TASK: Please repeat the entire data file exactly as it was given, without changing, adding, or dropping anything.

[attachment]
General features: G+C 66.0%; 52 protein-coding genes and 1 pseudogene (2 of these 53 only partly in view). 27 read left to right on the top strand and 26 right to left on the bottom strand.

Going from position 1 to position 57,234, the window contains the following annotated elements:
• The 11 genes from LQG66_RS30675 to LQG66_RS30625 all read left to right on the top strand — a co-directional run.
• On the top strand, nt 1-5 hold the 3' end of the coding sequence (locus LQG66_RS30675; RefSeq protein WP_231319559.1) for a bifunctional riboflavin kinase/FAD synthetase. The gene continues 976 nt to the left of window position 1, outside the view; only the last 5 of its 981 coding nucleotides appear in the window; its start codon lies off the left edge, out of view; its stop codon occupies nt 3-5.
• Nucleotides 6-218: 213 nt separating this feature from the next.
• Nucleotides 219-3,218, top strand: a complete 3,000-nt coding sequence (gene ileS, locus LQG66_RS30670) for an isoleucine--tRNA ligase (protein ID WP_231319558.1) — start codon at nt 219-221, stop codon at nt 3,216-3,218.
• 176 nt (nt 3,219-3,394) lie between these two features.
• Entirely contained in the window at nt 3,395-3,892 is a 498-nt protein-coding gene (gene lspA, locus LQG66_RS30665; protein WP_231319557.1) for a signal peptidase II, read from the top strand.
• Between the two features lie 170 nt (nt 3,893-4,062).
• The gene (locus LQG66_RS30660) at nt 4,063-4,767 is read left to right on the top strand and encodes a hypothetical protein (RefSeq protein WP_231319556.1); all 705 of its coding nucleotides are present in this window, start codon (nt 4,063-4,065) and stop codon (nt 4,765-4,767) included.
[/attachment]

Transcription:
General features: G+C 66.0%; 52 protein-coding genes and 1 pseudogene (2 of these 53 only partly in view). 27 read left to right on the top strand and 26 right to left on the bottom strand.

Going from position 1 to position 57,234, the window contains the following annotated elements:
• The 11 genes from LQG66_RS30675 to LQG66_RS30625 all read left to right on the top strand — a co-directional run.
• On the top strand, nt 1-5 hold the 3' end of the coding sequence (locus LQG66_RS30675; RefSeq protein WP_231319559.1) for a bifunctional riboflavin kinase/FAD synthetase. The gene continues 976 nt to the left of window position 1, outside the view; only the last 5 of its 981 coding nucleotides appear in the window; its start codon lies off the left edge, out of view; its stop codon occupies nt 3-5.
• Nucleotides 6-218: 213 nt separating this feature from the next.
• Nucleotides 219-3,218, top strand: a complete 3,000-nt coding sequence (gene ileS, locus LQG66_RS30670) for an isoleucine--tRNA ligase (protein ID WP_231319558.1) — start codon at nt 219-221, stop codon at nt 3,216-3,218.
• 176 nt (nt 3,219-3,394) lie between these two features.
• Entirely contained in the window at nt 3,395-3,892 is a 498-nt protein-coding gene (gene lspA, locus LQG66_RS30665; protein WP_231319557.1) for a signal peptidase II, read from the top strand.
• Between the two features lie 170 nt (nt 3,893-4,062).
• The gene (locus LQG66_RS30660) at nt 4,063-4,767 is read left to right on the top strand and encodes a hypothetical protein (RefSeq protein WP_231319556.1); all 705 of its coding nucleotides are present in this window, start codon (nt 4,063-4,065) and stop codon (nt 4,765-4,767) included.